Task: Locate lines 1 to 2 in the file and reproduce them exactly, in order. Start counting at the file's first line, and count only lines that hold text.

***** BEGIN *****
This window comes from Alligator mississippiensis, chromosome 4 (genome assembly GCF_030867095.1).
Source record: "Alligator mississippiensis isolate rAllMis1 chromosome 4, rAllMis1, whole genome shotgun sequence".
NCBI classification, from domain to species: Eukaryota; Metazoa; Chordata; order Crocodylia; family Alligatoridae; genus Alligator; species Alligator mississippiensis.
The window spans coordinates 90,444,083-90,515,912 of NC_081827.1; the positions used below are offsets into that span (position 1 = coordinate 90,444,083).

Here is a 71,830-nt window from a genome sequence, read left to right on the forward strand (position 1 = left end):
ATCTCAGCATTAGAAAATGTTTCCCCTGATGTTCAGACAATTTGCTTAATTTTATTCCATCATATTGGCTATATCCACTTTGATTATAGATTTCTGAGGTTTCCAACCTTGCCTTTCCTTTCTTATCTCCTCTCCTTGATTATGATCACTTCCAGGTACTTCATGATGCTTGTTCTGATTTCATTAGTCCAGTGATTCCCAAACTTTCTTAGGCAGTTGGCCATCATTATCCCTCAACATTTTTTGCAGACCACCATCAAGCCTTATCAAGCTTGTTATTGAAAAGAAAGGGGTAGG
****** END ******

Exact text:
This window comes from Alligator mississippiensis, chromosome 4 (genome assembly GCF_030867095.1).
Source record: "Alligator mississippiensis isolate rAllMis1 chromosome 4, rAllMis1, whole genome shotgun sequence".